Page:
Van Oers United: new BREEAM 5* building for Brussels sprouts and green beans
For Van Oers United B.V.’s new shipping and processing centre in Dinteloord, Nijssen realised a low-energy and environmentally friendly cooling installation based on the natural coolants ammonia and CO2.
The new building is at the centre of Van Oers’ production area for French beans and Brussels sprouts. The sustainably designed building, which has been built according to BREEAM Outstanding norms, was taken into use on 1 August – right on time for the first sprout harvest in the Netherlands. “To cool and dry the harvested sprouts, six cold stores have been realised on the outside of the building,” says sprouts manager Bert van der Beek. “The sprouts are supplied in container bins of roughly 12,000 kilos, and these then enter the building cooled and dried for sorting. The French beans are handled differently. They are first washed and sorted, and then cooled in cold stores with additional air circulation.”
Expansion, efficiency and sustainability
By focusing the activities –storage, processing and packing –at this location, Van Oers has increased efficiency, and the company now has more capacity for storage and processing. The new company building at sustainably developed business park Agro & Foodcluster Nieuw Prinsenland includes a distribution centre of 11,000 m2 with a production hall, cold stores, a barrel storage of 1,350 m2 and an office of 1,300 m2.
Processing import flows
The location is logistically very central, according to Bert: “With its position near the A4 motorway, we have an excellent connection to the ports in Rotterdam and Antwerp at our disposal. After all, we rely on import for a large part of the year. That’s when we receive harvest from our own production locations in Morocco and Senegal. This is supplied per sea container. Because of the broad temperature range, all cold stores are suitable for handling these import flows. Moreover, three rooms are equipped with humidifiers, which are needed to make the storage of, for example, cauliflower or spring onions as optimal as possible.”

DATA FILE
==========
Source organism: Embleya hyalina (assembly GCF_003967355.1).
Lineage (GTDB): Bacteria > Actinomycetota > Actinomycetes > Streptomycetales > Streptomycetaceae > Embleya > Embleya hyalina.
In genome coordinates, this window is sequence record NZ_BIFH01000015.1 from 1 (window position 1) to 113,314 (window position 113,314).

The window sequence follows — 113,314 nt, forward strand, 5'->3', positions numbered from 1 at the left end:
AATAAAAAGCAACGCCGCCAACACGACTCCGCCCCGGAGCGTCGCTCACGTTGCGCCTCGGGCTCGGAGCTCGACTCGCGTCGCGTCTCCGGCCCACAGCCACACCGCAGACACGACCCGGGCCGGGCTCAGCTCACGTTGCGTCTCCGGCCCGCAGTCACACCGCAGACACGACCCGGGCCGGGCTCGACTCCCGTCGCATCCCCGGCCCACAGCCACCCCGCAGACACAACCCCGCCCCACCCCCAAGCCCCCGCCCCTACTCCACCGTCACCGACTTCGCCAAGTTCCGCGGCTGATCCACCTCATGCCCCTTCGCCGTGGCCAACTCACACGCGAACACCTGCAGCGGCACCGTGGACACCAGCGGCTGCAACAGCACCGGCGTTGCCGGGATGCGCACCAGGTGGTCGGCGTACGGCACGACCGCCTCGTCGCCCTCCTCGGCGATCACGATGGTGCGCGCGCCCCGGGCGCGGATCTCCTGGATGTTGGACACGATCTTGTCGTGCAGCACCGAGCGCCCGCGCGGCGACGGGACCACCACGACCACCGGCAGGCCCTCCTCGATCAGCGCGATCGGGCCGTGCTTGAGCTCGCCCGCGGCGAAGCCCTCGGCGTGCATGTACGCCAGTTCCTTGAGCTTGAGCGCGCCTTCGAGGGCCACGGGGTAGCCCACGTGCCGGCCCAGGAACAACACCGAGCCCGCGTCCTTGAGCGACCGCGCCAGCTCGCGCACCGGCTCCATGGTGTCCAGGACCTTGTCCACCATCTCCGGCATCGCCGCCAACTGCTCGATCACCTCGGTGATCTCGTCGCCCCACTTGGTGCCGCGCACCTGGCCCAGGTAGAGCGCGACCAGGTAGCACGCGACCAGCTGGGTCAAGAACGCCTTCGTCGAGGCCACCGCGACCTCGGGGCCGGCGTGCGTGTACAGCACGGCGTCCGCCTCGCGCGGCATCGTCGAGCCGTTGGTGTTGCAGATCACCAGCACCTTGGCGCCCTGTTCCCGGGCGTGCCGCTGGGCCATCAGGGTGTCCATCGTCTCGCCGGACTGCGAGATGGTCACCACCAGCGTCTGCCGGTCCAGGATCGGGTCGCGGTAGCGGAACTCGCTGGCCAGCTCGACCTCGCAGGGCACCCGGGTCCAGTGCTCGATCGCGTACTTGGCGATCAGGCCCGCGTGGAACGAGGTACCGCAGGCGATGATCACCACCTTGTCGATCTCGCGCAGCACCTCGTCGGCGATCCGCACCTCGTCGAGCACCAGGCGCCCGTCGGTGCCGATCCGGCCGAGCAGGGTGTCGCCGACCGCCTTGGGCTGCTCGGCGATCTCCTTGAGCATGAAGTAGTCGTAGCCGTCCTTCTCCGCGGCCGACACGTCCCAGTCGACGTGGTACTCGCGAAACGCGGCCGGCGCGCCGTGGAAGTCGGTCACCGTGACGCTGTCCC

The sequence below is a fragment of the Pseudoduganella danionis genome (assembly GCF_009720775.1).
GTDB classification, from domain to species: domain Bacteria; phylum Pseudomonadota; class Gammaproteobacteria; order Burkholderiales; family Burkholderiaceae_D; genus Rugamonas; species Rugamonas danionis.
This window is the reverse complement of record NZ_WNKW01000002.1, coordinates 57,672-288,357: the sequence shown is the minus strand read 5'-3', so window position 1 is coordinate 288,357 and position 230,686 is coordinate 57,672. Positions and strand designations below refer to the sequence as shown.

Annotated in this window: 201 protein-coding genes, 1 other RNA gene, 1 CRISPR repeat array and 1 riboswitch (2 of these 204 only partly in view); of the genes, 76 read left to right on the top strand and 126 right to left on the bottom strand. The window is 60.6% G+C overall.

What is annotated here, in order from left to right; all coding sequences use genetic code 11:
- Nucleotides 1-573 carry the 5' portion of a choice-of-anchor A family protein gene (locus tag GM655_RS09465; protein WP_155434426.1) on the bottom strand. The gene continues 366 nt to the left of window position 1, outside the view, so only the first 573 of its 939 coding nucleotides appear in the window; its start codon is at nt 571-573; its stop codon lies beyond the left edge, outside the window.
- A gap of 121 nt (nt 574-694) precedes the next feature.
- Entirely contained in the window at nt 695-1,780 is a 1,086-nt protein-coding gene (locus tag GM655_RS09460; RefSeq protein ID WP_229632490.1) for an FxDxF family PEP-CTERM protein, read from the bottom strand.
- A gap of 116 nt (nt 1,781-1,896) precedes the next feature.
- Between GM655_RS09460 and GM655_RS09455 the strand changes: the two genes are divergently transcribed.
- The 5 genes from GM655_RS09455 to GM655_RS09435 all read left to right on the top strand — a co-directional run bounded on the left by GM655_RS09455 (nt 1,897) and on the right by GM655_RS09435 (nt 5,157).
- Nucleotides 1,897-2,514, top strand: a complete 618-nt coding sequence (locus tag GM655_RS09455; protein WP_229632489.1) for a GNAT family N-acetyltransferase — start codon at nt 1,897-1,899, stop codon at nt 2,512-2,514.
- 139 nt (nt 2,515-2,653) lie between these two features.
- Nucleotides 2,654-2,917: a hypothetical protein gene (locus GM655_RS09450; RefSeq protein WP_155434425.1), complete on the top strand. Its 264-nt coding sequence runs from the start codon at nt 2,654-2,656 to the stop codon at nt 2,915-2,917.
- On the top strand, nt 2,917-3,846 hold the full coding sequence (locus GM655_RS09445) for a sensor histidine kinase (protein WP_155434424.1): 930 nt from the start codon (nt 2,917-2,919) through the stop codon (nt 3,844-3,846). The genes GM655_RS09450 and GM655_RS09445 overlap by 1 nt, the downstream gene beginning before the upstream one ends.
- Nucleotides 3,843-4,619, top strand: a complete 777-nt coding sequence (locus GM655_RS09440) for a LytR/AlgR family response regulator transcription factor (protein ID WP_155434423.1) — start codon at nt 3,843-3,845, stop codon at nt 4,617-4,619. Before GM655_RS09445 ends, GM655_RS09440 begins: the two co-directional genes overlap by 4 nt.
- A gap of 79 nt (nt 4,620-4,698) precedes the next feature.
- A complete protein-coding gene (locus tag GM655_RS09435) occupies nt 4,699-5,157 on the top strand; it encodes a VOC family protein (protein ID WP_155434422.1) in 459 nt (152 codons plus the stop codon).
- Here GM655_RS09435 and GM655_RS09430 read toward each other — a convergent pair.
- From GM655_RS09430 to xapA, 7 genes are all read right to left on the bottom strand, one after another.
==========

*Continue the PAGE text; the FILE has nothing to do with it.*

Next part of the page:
Better control of atmospheric humidity
All rooms are conditioned using the ammonia/CO2 installation. The primary coolant ammonia cools a large amount of CO2, which is used to condition cold stores, processing and shipping rooms. The natural coolants result in a better return, and they enable a better control of the atmospheric humidity. For robustness and reliability, the company chose a spray cooler. The cooling installation has to supply full capacity only rarely. That’s why compressors were selected that also achieve a favourable COP value in partial load. Additional cost saving was realised by applying an economiser. This ensures a roughly 8% lower energy use of the installation.
Maximally reusing residual heat
Heat that is released is stored in a buffer tank and maximally reused within the distribution centre, for heating the office space, thawing the air coolers, drying storage and heating up cold stores, for example.
The installation is driven by the Nijssen Control system, which has a user-friendly visualisation. The weather dependent and capacity dependent dynamic control guarantees additional energy savings. Besides, control is coupled to the building management system.
To guarantee the food safety of the products, HACCP, BRC and IFS norms have to be met. This was taken into account in the choice of materials, location and finishing of installation and piping.
Bert van der Beek looks back on the building process with satisfaction. “In January, the construction site was still empty, so all parties involved have done an excellent job. Without this good cooperation and rapport with all construction partners, such a quick realisation wouldn’t have been possible. Despite the bad weather in the winter months, the project was delivered right on time.”
Van Oers United BV, part of French cooperation Agrial since 2015, is a supplier and producer of fresh vegetables. They’ve been active on the European market and on other markets for decades.
Completion: July 2018